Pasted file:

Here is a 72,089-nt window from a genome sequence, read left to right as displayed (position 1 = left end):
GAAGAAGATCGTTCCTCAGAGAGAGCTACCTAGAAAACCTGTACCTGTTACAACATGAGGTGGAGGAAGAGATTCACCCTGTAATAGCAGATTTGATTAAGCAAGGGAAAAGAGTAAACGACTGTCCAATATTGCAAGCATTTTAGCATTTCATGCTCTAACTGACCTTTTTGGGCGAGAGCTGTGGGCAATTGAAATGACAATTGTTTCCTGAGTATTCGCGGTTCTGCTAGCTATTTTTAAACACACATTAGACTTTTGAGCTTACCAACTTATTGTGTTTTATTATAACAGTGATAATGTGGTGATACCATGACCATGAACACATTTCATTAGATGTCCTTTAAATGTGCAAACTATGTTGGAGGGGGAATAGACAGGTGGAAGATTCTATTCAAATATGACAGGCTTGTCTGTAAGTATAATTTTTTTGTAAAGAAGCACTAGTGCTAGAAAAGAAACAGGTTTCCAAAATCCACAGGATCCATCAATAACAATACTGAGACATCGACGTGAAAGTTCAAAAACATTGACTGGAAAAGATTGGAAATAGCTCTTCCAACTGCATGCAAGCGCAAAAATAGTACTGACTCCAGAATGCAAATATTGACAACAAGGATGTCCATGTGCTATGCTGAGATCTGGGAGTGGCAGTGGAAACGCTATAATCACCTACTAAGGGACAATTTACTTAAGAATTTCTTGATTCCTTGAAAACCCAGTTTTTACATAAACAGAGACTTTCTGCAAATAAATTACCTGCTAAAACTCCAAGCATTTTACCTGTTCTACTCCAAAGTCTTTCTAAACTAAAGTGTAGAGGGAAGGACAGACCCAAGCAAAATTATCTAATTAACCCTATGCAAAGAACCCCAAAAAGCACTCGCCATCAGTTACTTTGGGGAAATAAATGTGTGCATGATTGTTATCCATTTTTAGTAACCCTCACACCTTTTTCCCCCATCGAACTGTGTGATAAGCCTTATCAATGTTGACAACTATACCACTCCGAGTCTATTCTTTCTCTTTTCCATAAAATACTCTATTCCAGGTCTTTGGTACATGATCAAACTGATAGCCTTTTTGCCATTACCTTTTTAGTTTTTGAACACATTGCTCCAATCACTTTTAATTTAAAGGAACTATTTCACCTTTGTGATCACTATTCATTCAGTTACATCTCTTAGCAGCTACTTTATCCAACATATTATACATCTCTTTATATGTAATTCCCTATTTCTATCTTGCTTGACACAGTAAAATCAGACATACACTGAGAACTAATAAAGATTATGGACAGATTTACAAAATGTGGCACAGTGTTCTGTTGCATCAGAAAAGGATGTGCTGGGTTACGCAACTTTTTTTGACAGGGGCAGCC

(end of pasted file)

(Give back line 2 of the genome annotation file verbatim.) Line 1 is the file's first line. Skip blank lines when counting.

GAAGAAGATCGTTCCTCAGAGAGAGCTACCTAGAAAACCTGTACCTGTTACAACATGAGGTGGAGGAAGAGATTCACCCTGTAATAGCAGATTTGATTAAGCAAGGGAAAAGAGTAAACGACTGTCCAATATTGCAAGCATTTTAGCATTTCATGCTCTAACTGACCTTTTTGGGCGAGAGCTGTGGGCAATTGAAATGACAATTGTTTCCTGAGTATTCGCGGTTCTGCTAGCTATTTTTAAACACACATTAGACTTTTGAGCTTACCAACTTATTGTGTTTTATTATAACAGTGATAATGTGGTGATACCATGACCATGAACACATTTCATTAGATGTCCTTTAAATGTGCAAACTATGTTGGAGGGGGAATAGACAGGTGGAAGATTCTATTCAAATATGACAGGCTTGTCTGTAAGTATAATTTTTTTGTAAAGAAGCACTAGTGCTAGAAAAGAAACAGGTTTCCAAAATCCACAGGATCCATCAATAACAATACTGAGACATCGACGTGAAAGTTCAAAAACATTGACTGGAAAAGATTGGAAATAGCTCTTCCAACTGCATGCAAGCGCAAAAATAGTACTGACTCCAGAATGCAAATATTGACAACAAGGATGTCCATGTGCTATGCTGAGATCTGGGAGTGGCAGTGGAAACGCTATAATCACCTACTAAGGGACAATTTACTTAAGAATTTCTTGATTCCTTGAAAACCCAGTTTTTACATAAACAGAGACTTTCTGCAAATAAATTACCTGCTAAAACTCCAAGCATTTTACCTGTTCTACTCCAAAGTCTTTCTAAACTAAAGTGTAGAGGGAAGGACAGACCCAAGCAAAATTATCTAATTAACCCTATGCAAAGAACCCCAAAAAGCACTCGCCATCAGTTACTTTGGGGAAATAAATGTGTGCATGATTGTTATCCATTTTTAGTAACCCTCACACCTTTTTCCCCCATCGAACTGTGTGATAAGCCTTATCAATGTTGACAACTATACCACTCCGAGTCTATTCTTTCTCTTTTCCATAAAATACTCTATTCCAGGTCTTTGGTACATGATCAAACTGATAGCCTTTTTGCCATTACCTTTTTAGTTTTTGAACACATTGCTCCAATCACTTTTAATTTAAAGGAACTATTTCACCTTTGTGATCACTATTCATTCAGTTACATCTCTTAGCAGCTACTTTATCCAACATATTATACATCTCTTTATATGTAATTCCCTATTTCTATCTTGCTTGACACAGTAAAATCAGACATACACTGAGAACTAATAAAGATTATGGACAGATTTACAAAATGTGGCACAGTGTTCTGTTGCATCAGAAAAGGATGTGCTGGGTTACGCAACTTTTTTTGACAGGGGCAGCC